Running a large-scale mining operation in the United States is getting harder and harder to do. The amount of permitting required to get a mine into operation is no small task. In fact, today most sizable mining operations are limited to just the large companies that have access to millions of dollars that are able to invest years into a project.
These challenges are especially tough for placer mining operations. Even large companies have almost completely abandoned efforts to set up large placer mining operations within most of the U.S.
Placer operations present particular challenges most associated with the fact that many of the gold-bearing rivers in the West are designated as having salmon and steelhead. Other threatened and endangered species are present in many drainages that make it tough to set up operation. Permitting is all but impossible in some areas.
Mining Regulations by State
Although mining in the United States is authorized by the Federal Government through the General Mining Act of 1872, each state seems to have set up their own barriers which add to the challenge of setting up mining operations.
California is easily the least “miner friendly” state in the U.S., despite the fact that it is one of the richest. There is still more gold in California than any other state in the West, but the challenges associated with mining here today make it nearly impossible to run a sizable mining operation today. Most commercial mining companies have completely written off the state of California and look elsewhere for gold and other metals.
In addition to California, other states like Oregon and Idaho are also making it tough for the small-scale miner to set up a placer mining operation. Suction dredging opportunities are being particularly limited, using the guise of protection of salmon to restrict or prohibit the use of suction dredges. Even when an activity is completely legal, the management agencies seem to be using the tactic of excessive bureaucracy to prevent paperwork from being completed to allow miners to get in the water and start working.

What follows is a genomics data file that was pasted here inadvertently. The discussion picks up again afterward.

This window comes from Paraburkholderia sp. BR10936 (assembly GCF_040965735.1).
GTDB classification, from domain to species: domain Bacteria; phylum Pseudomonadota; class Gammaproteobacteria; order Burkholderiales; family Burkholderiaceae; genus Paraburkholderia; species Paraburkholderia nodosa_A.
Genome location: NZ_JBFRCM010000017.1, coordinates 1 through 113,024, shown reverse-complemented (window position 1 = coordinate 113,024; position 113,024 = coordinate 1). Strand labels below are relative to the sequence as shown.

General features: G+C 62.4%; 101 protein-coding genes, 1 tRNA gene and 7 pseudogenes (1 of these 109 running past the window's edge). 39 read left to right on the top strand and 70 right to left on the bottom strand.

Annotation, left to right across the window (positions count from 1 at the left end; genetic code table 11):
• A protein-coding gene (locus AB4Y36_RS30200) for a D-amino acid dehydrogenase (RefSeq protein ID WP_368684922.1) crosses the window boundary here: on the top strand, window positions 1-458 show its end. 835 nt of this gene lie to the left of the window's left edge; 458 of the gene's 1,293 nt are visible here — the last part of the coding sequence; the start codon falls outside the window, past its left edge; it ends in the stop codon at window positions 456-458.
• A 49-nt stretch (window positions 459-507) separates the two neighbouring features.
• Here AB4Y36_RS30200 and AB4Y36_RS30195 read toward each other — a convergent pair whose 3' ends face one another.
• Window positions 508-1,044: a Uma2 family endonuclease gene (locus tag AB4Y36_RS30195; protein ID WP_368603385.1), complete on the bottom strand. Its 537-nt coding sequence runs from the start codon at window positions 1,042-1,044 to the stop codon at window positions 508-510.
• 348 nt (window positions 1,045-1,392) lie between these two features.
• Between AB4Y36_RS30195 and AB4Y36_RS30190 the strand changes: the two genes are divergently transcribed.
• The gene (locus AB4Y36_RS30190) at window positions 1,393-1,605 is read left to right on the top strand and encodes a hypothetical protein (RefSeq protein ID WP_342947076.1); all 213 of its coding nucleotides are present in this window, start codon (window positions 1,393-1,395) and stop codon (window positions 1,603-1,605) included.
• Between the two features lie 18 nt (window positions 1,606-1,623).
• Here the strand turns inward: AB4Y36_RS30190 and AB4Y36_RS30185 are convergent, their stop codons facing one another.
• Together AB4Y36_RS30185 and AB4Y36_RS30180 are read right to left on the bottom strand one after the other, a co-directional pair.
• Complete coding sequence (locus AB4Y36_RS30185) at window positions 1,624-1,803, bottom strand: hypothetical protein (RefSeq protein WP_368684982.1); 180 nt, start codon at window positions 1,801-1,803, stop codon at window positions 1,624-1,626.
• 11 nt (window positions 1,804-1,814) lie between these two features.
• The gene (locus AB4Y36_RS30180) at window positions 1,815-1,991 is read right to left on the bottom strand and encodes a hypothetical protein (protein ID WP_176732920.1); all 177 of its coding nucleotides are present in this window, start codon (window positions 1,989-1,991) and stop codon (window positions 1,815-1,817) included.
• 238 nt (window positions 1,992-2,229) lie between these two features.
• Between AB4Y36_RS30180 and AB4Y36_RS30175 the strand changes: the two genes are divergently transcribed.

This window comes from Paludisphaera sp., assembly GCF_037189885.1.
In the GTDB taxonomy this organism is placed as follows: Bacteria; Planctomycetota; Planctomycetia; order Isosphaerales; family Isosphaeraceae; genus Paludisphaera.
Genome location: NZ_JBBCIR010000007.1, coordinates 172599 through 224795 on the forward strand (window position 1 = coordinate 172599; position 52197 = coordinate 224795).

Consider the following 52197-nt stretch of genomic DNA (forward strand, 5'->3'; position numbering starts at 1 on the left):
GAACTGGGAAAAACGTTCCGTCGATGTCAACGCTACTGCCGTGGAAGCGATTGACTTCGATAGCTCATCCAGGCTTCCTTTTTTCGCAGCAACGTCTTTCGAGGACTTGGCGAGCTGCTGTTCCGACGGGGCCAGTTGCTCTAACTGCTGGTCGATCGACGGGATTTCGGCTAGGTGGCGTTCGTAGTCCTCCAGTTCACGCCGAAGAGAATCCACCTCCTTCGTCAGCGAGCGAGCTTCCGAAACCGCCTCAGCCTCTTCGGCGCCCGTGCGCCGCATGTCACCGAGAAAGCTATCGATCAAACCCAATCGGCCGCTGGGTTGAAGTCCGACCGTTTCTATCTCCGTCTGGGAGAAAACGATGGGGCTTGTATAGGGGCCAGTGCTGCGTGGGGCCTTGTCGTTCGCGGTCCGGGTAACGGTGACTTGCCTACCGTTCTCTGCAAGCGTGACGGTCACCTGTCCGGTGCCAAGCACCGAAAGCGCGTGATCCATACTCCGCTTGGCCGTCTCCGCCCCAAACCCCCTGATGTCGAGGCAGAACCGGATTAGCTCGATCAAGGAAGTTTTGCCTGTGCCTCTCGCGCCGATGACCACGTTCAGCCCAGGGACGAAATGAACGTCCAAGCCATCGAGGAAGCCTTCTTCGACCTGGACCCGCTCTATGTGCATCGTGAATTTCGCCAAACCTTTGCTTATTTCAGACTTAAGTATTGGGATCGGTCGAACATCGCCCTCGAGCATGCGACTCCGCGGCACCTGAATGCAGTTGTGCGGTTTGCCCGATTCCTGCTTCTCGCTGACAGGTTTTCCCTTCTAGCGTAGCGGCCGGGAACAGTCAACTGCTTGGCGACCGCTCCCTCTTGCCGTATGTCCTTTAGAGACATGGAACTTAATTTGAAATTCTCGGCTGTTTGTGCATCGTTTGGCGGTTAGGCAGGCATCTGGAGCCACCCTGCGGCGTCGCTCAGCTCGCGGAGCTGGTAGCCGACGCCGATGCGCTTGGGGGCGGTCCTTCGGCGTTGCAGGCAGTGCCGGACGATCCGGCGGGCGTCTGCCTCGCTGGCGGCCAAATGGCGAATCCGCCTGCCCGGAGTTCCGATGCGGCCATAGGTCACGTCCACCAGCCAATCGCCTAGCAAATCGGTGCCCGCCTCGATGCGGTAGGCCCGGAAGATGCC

Aside from a few exceptions where miners have endured the regulation and managed to get their mines into operation, the only state that really has much in the way of commercial placer mining today is Alaska. There are still sizable placer operations in Alaska today that are producing significant amounts of gold today.
Alaska is still highly regulated. Proper permitting and safety requirements are in place that are challenging for miners, but at least there is a process in place to allow for eventual mining to take place.
Lode vs. Placer Permitting
Most commercial mines operating today are only interested in lode sources of gold. The extent of the gold is generally much larger. Placer sources are more sporadic and harder to predict their extent in most cases. Permitting is generally much quicker as well, although it can still take many years to get the permits in order for a large lode mine to come into production.
Most of the biggest active gold mines are found in the West. Nevada is by far the largest producer of gold in the country, but all of that gold comes from the lode mines. Very few large commercial placer mines are active in the U.S.
The U.S. has some of the hardest regulations of any country to get a mine started, and therefore most of the attention is given to developing countries and less to the U.S. in recent years.